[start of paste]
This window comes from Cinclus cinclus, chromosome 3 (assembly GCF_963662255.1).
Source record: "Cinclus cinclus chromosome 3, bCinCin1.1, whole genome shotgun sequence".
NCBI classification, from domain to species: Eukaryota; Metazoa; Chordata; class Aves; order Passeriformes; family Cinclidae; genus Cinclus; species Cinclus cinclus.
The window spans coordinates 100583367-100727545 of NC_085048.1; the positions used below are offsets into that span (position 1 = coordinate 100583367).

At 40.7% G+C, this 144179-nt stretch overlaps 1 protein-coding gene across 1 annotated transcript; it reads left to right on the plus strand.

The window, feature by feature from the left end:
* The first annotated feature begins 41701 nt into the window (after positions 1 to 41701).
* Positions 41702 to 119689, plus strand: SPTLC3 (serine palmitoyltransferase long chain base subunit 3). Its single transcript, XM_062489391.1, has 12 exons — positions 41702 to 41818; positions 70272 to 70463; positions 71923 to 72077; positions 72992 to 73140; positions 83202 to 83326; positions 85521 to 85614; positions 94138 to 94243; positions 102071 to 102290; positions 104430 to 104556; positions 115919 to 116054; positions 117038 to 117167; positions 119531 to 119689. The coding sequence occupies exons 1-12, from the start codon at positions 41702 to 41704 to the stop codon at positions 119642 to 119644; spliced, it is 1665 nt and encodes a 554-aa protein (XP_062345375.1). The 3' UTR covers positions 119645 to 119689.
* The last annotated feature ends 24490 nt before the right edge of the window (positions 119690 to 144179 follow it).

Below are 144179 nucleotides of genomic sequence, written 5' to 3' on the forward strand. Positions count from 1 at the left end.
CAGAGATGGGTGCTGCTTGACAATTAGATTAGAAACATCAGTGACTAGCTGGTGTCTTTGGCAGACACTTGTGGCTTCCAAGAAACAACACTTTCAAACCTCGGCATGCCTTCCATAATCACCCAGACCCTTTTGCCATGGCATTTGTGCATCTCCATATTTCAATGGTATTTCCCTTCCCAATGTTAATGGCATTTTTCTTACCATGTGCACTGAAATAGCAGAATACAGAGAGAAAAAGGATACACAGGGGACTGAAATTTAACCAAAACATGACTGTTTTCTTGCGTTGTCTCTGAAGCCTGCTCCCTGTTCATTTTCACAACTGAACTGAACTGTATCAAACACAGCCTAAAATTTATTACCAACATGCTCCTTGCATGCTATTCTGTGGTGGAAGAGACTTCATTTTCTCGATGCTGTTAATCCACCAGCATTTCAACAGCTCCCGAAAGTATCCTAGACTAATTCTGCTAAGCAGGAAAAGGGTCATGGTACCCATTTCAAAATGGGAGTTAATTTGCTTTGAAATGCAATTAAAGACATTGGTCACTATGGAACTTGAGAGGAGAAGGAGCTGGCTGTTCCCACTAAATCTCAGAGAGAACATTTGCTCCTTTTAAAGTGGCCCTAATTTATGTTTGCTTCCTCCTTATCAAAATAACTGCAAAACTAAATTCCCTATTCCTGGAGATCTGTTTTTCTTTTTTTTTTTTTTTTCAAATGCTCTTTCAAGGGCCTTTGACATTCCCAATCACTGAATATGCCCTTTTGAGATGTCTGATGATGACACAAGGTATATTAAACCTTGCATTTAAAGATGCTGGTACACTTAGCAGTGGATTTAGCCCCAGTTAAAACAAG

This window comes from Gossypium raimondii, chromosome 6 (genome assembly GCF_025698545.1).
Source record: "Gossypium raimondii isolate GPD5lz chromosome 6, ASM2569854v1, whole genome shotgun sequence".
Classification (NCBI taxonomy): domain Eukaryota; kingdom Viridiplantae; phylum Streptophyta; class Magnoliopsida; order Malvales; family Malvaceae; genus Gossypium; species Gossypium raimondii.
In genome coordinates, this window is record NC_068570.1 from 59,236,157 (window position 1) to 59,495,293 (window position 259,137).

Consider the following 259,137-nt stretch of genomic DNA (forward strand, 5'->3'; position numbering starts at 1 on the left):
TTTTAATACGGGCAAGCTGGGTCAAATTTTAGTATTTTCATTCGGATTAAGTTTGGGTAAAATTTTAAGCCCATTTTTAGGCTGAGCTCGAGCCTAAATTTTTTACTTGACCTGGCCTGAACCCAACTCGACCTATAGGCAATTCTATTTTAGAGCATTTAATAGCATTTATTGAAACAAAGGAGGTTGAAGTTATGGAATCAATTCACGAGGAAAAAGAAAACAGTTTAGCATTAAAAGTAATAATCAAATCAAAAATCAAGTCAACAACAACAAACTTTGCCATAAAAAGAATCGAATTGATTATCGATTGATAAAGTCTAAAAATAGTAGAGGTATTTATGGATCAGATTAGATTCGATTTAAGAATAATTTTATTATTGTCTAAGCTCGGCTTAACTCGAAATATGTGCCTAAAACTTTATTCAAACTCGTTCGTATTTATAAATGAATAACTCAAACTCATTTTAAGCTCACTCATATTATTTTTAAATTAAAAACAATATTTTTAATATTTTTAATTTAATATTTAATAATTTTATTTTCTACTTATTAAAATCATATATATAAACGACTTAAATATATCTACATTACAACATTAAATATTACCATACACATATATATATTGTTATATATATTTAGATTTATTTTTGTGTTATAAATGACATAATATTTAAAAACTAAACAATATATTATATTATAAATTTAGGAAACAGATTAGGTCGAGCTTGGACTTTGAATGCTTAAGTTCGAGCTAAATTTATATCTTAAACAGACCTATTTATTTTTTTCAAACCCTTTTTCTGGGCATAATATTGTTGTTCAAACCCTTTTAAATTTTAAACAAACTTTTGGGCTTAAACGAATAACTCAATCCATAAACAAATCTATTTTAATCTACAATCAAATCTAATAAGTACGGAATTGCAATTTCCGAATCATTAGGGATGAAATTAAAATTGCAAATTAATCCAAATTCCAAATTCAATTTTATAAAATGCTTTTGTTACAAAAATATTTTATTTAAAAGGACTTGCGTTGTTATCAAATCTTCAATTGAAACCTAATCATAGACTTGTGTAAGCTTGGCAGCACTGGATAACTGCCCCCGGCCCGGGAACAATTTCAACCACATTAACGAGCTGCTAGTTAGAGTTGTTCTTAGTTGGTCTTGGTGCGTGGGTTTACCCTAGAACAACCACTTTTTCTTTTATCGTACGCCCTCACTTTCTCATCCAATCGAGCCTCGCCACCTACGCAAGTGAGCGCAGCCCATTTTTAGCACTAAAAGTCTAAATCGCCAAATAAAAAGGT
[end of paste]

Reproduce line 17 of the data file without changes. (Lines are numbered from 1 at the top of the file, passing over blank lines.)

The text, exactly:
TTTTAATACGGGCAAGCTGGGTCAAATTTTAGTATTTTCATTCGGATTAAGTTTGGGTAAAATTTTAAGCCCATTTTTAGGCTGAGCTCGAGCCTAAATTTTTTACTTGACCTGGCCTGAACCCAACTCGACCTATAGGCAATTCTATTTTAGAGCATTTAATAGCATTTATTGAAACAAAGGAGGTTGAAGTTATGGAATCAATTCACGAGGAAAAAGAAAACAGTTTAGCATTAAAAGTAATAATCAAATCAAAAATCAAGTCAACAACAACAAACTTTGCCATAAAAAGAATCGAATTGATTATCGATTGATAAAGTCTAAAAATAGTAGAGGTATTTATGGATCAGATTAGATTCGATTTAAGAATAATTTTATTATTGTCTAAGCTCGGCTTAACTCGAAATATGTGCCTAAAACTTTATTCAAACTCGTTCGTATTTATAAATGAATAACTCAAACTCATTTTAAGCTCACTCATATTATTTTTAAATTAAAAACAATATTTTTAATATTTTTAATTTAATATTTAATAATTTTATTTTCTACTTATTAAAATCATATATATAAACGACTTAAATATATCTACATTACAACATTAAATATTACCATACACATATATATATTGTTATATATATTTAGATTTATTTTTGTGTTATAAATGACATAATATTTAAAAACTAAACAATATATTATATTATAAATTTAGGAAACAGATTAGGTCGAGCTTGGACTTTGAATGCTTAAGTTCGAGCTAAATTTATATCTTAAACAGACCTATTTATTTTTTTCAAACCCTTTTTCTGGGCATAATATTGTTGTTCAAACCCTTTTAAATTTTAAACAAACTTTTGGGCTTAAACGAATAACTCAATCCATAAACAAATCTATTTTAATCTACAATCAAATCTAATAAGTACGGAATTGCAATTTCCGAATCATTAGGGATGAAATTAAAATTGCAAATTAATCCAAATTCCAAATTCAATTTTATAAAATGCTTTTGTTACAAAAATATTTTATTTAAAAGGACTTGCGTTGTTATCAAATCTTCAATTGAAACCTAATCATAGACTTGTGTAAGCTTGGCAGCACTGGATAACTGCCCCCGGCCCGGGAACAATTTCAACCACATTAACGAGCTGCTAGTTAGAGTTGTTCTTAGTTGGTCTTGGTGCGTGGGTTTACCCTAGAACAACCACTTTTTCTTTTATCGTACGCCCTCACTTTCTCATCCAATCGAGCCTCGCCACCTACGCAAGTGAGCGCAGCCCATTTTTAGCACTAAAAGTCTAAATCGCCAAATAAAAAGGT